Re: [hybi] I-D Action: draft-ietf-hybi-thewebsocketprotocol-09.txt

"Simon Pieters" <simonp@opera.com> Wed, 15 June 2011 09:16 UTC

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To: "Gabriel Montenegro" <Gabriel.Montenegro@microsoft.com>, "Patrick McManus" <pmcmanus@mozilla.com>
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Date: Wed, 15 Jun 2011 11:16:04 +0200
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From: "Simon Pieters" <simonp@opera.com>
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Subject: Re: [hybi] I-D Action: draft-ietf-hybi-thewebsocketprotocol-09.txt
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On Wed, 15 Jun 2011 02:35:26 +0200, Patrick McManus <pmcmanus@mozilla.com>  
wrote:

> On Tue, 2011-06-14 at 22:43 +0000, Gabriel Montenegro wrote:
>
>> Whatever it is, it is best if both RSV and Opcode are handled the same  
>> way (either always fail the connection or always ignore)
>>
>> Does this clarify? Do folks agree that revising to failing in both  
>> cases is fine?
>
> Yes, thanks. (yes both to clarification and failing both).
>
> I've been talking with our security team and they are pretty strongly of
> the point of view that violations of the RSV and Opcode MUSTs need to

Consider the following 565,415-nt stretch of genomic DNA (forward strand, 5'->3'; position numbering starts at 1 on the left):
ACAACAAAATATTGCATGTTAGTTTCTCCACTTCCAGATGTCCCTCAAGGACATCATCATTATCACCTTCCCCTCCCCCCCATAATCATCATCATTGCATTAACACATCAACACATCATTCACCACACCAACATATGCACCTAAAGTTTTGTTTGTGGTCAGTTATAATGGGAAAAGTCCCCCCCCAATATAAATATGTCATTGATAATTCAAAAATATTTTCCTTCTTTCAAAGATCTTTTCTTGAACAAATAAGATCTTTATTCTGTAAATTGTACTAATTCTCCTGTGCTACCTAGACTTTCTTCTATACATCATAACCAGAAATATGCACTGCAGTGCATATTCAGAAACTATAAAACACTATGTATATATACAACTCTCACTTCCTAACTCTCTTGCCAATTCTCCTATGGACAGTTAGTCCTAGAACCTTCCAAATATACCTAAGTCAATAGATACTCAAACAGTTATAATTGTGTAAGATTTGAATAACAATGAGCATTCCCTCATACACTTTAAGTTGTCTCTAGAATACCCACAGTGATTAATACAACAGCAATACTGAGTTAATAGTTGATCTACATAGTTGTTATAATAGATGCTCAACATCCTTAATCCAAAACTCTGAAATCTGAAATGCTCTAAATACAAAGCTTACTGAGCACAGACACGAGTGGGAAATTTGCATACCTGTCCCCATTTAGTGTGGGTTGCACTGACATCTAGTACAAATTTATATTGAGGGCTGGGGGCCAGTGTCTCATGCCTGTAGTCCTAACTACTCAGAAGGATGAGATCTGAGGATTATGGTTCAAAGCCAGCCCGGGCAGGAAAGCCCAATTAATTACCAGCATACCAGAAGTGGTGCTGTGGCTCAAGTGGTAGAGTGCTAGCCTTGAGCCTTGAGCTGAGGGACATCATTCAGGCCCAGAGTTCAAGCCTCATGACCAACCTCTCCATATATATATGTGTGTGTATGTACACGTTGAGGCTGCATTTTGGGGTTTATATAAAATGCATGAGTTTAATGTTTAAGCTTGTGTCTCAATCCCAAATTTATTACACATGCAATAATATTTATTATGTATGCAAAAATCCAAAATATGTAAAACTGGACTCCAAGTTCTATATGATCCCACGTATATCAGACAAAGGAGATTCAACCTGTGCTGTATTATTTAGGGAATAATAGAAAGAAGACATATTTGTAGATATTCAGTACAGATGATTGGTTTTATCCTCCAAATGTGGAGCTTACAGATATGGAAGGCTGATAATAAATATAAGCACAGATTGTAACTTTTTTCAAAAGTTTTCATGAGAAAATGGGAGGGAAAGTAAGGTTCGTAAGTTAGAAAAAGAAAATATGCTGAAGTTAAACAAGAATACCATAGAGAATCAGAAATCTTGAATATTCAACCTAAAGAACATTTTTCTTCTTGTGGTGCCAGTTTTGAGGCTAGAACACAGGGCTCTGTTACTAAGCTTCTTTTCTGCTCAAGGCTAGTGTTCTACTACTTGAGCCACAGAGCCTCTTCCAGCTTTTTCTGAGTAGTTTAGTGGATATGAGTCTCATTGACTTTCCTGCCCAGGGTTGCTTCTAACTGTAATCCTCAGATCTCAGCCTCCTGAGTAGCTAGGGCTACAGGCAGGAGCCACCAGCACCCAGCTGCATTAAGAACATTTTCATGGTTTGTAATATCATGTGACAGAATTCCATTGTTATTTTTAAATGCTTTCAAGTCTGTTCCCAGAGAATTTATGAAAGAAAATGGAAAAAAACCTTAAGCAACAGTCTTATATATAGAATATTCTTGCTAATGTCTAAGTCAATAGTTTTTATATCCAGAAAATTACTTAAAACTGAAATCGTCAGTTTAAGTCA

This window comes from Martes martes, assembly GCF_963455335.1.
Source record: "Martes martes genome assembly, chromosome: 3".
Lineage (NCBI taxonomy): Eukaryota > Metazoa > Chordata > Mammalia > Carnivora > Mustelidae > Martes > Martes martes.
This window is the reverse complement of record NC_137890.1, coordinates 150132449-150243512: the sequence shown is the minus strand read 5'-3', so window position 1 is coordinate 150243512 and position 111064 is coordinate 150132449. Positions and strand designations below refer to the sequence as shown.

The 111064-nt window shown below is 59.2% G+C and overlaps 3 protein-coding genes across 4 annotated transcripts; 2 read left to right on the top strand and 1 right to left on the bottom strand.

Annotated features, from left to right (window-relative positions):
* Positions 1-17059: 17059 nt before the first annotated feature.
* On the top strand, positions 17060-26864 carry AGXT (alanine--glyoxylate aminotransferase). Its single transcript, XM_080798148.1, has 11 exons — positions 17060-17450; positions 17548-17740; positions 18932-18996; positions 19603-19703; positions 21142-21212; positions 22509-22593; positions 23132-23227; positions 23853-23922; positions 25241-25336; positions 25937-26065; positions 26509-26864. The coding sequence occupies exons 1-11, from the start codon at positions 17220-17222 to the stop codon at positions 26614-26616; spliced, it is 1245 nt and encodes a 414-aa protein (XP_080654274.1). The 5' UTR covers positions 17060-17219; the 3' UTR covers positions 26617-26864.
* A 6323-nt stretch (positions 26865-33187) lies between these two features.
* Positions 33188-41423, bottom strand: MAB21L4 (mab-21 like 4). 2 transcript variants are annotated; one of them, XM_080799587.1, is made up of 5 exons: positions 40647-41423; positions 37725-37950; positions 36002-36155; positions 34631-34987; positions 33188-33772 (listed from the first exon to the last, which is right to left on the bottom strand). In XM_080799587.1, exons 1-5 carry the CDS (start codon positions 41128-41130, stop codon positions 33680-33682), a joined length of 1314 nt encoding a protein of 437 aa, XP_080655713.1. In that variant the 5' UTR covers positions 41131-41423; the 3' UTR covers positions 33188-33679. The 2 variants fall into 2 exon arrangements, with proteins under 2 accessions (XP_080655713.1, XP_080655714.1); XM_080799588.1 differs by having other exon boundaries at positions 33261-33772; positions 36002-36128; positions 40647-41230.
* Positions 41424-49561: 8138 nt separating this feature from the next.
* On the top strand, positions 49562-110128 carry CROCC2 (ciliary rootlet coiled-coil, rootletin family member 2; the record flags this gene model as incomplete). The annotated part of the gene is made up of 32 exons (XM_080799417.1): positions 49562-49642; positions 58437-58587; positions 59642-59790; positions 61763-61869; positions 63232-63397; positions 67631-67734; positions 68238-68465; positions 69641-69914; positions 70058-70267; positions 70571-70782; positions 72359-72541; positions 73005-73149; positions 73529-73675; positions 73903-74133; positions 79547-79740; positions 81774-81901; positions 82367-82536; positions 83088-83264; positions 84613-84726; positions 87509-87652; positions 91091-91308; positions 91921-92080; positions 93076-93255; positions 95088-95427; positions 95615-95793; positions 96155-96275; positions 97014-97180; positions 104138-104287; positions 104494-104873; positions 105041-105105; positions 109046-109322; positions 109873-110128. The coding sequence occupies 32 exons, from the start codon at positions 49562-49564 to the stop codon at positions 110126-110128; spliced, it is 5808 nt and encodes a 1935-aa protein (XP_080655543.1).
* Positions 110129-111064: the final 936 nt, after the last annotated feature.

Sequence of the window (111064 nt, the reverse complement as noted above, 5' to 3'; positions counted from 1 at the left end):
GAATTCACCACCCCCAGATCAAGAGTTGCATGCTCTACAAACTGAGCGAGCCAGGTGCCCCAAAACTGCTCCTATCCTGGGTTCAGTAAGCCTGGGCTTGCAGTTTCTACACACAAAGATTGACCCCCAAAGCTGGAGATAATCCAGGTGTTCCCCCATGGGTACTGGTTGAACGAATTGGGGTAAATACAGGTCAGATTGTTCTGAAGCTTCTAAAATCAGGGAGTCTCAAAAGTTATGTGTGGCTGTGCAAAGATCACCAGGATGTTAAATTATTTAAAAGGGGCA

> result in failing the connection.

I don't know what the security problem is here, but since extensions are  
agreed upon in the handshake the server has no business using the  
extension if the client didn't ask for it, so failing the connection is  
fine with me.

> That is what we did in our -07
> implementation when the error handling was undefined. Silently redacting
> messages from the application stream by dropping is considered tatamount
> to corruption and is a security risk for the application.
>
> There is a similar reaction to the -08+ requirement that (paraphrased)
> non UTF-8 sequences are interpreted as U+FFFD. Silently rewriting the
> data is frowned on from a security pov. We are considering just failing
> such a non-conformant connection (and I suppose becoming non-conformant
> ourselves by doing so.).

Rewriting broken UTF-8 sequences to U+FFFD is done all over the Web  
platform (exception being XML although most browsers did it in XML too  
until it was tested in Acid3). Failing the connection here seems to make  
the protocol brittle. What's the security problem?

-- 
Simon Pieters
Opera Software